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Author (up) Georgiadis, M.; Mavraki, N.; Koutsikopoulos, C.; Tzanatos, E.
Title Spatio-temporal dynamics and management implications of the nightly appearance of Boops boops (Acanthopterygii, Perciformes) juvenile shoals in the anthropogenically modified Mediterranean littoral zone Type Journal Article
Year 2014 Publication Hydrobiologia Abbreviated Journal Hydrobiologia
Volume 734 Issue 1 Pages 81-96
Keywords seabreams; animals; Boops boops; fishes; Aegean; Mediterranean; littoral; light at night; anthropogenic modification; fisheries management; light pollution
Abstract A remarkable phenomenon of dense Boops boops shoals appearing almost adjacent to the shoreline during nighttime is known to the locals of island communities of the Aegean Sea (eastern Mediterranean). In this work, we investigated this appearance testing the hypotheses that (a) it may occur only in anthropogenically modified locations (as suggested by previous observations), (b) the migration pattern to the littoral is not arbitrary but synchronized to the sunset/sunrise, (c) fish abundance is affected by location, season and/or natural (moon) light fluctuations. Quantitative sampling included visual observations from the coast at five stations in Syros (Cyclades, Greece) from July 2009 to September 2010. Both hypotheses concerning occurrence only in anthropogenically modified locations and timing with sunset/sunrise were confirmed. Fish abundance was modelled using generalized additive models, demonstrating a seasonal pattern and revealing significant differences among sampling stations, but no moon-phase effects. The phenomenon investigated here has implications for fisheries management, as the shoal proximity to the shore renders them prone to illegal harvesting (seasonally at high abundances), aggravating the problem of illegal, unreported and unregulated fishing. Further considerations on the integrated management of the coastal zone arise, especially concerning the effects of habitat structural modification and light pollution.
Address Department of Biology, Section of Animal Biology, University of Patras, 26504, Rio, Patras, Greece
Corporate Author Thesis
Publisher Place of Publication Editor
Language Summary Language Original Title
Series Editor Series Title Abbreviated Series Title
Series Volume Series Issue Edition
ISSN 0018-8158 ISBN Medium
Area Expedition Conference
Notes Approved no
Call Number IDA @ john @ Serial 311
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Author (up) Rodrí­guez, A.; Garcí­­a, D.; Rodrí­guez, B.; Cardona, E.; Parpal, L.; Pons, P.
Title Artificial lights and seabirds: is light pollution a threat for the threatened Balearic petrels? Type Journal Article
Year 2015 Publication The Wilson Journal of Ornithologynithology Abbreviated Journal J. of Ornith.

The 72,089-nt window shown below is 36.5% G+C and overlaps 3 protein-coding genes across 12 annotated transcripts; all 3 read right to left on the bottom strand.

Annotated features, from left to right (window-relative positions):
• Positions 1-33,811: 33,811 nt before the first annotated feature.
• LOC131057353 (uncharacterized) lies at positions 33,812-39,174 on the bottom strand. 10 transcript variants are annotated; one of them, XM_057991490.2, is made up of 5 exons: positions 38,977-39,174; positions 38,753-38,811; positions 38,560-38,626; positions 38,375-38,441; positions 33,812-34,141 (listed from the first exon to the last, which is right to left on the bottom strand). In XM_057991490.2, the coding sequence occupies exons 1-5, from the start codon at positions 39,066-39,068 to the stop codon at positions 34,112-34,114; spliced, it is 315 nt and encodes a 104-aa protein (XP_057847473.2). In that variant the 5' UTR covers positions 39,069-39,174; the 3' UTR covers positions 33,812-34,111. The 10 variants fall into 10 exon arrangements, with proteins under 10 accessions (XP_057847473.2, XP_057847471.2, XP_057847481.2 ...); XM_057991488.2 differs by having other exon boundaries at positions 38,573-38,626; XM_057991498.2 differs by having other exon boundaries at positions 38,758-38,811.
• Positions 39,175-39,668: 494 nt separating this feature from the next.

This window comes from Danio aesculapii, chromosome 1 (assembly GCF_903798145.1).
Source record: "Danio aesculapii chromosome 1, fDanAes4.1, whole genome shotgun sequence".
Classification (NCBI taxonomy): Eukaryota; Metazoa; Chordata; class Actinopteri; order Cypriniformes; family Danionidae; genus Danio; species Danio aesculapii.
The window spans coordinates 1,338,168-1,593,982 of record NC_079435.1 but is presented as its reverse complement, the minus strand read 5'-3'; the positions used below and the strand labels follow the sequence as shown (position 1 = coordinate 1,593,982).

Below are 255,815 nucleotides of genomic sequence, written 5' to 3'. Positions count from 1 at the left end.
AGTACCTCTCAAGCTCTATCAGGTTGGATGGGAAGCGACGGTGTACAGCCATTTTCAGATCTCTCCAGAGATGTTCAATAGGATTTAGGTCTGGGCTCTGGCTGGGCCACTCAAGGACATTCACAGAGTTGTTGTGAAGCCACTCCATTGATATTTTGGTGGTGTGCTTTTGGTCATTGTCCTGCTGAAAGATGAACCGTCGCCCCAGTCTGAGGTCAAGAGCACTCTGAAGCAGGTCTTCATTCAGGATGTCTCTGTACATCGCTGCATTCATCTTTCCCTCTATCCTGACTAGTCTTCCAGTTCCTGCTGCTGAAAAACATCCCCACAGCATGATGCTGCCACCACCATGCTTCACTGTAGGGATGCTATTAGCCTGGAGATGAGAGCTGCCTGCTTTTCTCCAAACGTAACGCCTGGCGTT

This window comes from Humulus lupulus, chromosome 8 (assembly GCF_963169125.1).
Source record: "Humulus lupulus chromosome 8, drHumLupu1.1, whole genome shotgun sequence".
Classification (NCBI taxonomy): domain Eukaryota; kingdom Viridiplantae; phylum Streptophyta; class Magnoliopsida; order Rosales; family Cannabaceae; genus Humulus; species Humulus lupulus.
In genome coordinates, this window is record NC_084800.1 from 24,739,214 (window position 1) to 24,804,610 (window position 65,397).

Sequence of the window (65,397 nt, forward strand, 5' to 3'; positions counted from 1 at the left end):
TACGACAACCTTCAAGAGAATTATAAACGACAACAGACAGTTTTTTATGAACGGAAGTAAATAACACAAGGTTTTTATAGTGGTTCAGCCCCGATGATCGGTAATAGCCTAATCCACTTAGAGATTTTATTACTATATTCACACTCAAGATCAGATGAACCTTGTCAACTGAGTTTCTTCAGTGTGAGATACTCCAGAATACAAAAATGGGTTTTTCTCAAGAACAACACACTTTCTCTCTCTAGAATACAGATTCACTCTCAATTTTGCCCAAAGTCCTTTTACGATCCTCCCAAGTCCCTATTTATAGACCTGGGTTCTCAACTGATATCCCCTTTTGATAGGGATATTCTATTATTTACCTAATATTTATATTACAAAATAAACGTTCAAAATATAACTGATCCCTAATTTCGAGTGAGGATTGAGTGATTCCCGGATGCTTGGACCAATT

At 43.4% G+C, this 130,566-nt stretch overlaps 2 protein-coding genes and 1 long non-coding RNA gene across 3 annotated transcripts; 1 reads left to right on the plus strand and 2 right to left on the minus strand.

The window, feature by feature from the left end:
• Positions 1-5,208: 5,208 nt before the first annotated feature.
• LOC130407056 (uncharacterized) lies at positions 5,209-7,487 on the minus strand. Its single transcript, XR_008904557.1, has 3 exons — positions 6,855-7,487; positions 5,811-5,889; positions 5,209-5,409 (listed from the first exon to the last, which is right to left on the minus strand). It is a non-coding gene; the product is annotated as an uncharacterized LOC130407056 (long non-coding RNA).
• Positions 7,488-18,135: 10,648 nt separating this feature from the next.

Volume 156 Issue 4 Pages 893-902
Keywords Animals; birds; shearwater; Balearic shearwater; Puffinus mauretanicus; Scopoli's shearwater; Calonectris diomedea; European storm-petrel; Hydrobates pelagicus; Balearic Islands; Mediterranean; light pollution; biology; ecology; conservation
Abstract Petrels are among the most threatened group of birds. On top of facing predation by introduced mammals and incidental bycatch, these seabirds have to deal with an emerging threat, light pollution, which is increasing globally. Fledglings are disoriented and attracted to artificial lights in their maiden night flights from their nests to the sea. Once grounded, they are exposed to multiple threats leading to high mortality. We report on numbers of three petrel species (Balearic shearwater Puffinus mauretanicus, Scopoli's shearwater Calonectris diomedea, and European storm-petrel Hydrobates pelagicus) rescued on the Balearic Islands, Mediterranean Sea, in the period 1999-2013. We assessed the proportion of grounded fledglings in the population and colonies impact based on radiance levels measured from a nocturnal satellite image. We also calculated the radius of light pollution impact. At least 304 fledgling birds were found stranded due to attraction to artificial lights, fatally affecting 8.5 % of them. The proportion of grounded fledglings ranged between 0.13 and 0.56 % of the fledglings produced annually. The body mass of Balearic and Scopoli's shearwater fledglings decreased with rescue date. Light-induced mortality increased during the fledging period for Scopoli's shearwaters. Birds were rescued at a mean distance of 4833 m from the nearest colony, and between 30 and 47 % of colonies were exposed to light-polluted areas. Although impact seems to be low for all species, urban development and, consequently, the increase in light pollution in the proximity of the colonies should be taken into account to reduce as much as possible this emerging source of mortality.
Address Department of Evolutionary Ecology, Estación Biológica de Doñana (CSIC), Avda. Américo Vespucio s/n, 41092, Seville, Spain; airamrguez@ebd.csic.es
Corporate Author Thesis
Publisher English Place of Publication English Editor
Language Summary Language Original Title
Series Editor Series Title Abbreviated Series Title
Series Volume Series Issue Edition
ISSN 2193-7206 ISBN Medium
Area Expedition Conference
Notes Approved no
Call Number IDA @ john @ Serial 1185
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